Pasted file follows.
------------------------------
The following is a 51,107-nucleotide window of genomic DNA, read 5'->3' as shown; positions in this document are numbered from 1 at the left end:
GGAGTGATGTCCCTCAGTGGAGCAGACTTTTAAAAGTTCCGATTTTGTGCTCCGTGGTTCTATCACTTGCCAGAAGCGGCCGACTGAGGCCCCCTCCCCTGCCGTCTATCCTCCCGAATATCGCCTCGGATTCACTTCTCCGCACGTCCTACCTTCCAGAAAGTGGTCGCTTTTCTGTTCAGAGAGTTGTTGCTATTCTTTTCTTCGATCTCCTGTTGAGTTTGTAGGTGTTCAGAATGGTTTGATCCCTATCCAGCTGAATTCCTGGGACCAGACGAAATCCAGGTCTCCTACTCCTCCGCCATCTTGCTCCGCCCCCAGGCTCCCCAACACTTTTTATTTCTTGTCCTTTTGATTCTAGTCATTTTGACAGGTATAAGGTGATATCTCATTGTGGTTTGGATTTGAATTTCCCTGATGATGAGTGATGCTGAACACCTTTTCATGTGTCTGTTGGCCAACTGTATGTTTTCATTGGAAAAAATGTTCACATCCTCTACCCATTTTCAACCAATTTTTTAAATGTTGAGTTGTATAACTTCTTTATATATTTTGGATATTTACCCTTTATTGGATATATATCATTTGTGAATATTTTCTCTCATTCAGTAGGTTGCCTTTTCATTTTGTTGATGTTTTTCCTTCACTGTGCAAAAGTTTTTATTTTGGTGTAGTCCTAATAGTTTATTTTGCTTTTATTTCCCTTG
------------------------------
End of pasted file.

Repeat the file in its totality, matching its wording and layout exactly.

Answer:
The following is a 51,107-nucleotide window of genomic DNA, read 5'->3' as shown; positions in this document are numbered from 1 at the left end:
GGAGTGATGTCCCTCAGTGGAGCAGACTTTTAAAAGTTCCGATTTTGTGCTCCGTGGTTCTATCACTTGCCAGAAGCGGCCGACTGAGGCCCCCTCCCCTGCCGTCTATCCTCCCGAATATCGCCTCGGATTCACTTCTCCGCACGTCCTACCTTCCAGAAAGTGGTCGCTTTTCTGTTCAGAGAGTTGTTGCTATTCTTTTCTTCGATCTCCTGTTGAGTTTGTAGGTGTTCAGAATGGTTTGATCCCTATCCAGCTGAATTCCTGGGACCAGACGAAATCCAGGTCTCCTACTCCTCCGCCATCTTGCTCCGCCCCCAGGCTCCCCAACACTTTTTATTTCTTGTCCTTTTGATTCTAGTCATTTTGACAGGTATAAGGTGATATCTCATTGTGGTTTGGATTTGAATTTCCCTGATGATGAGTGATGCTGAACACCTTTTCATGTGTCTGTTGGCCAACTGTATGTTTTCATTGGAAAAAATGTTCACATCCTCTACCCATTTTCAACCAATTTTTTAAATGTTGAGTTGTATAACTTCTTTATATATTTTGGATATTTACCCTTTATTGGATATATATCATTTGTGAATATTTTCTCTCATTCAGTAGGTTGCCTTTTCATTTTGTTGATGTTTTTCCTTCACTGTGCAAAAGTTTTTATTTTGGTGTAGTCCTAATAGTTTATTTTGCTTTTATTTCCCTTG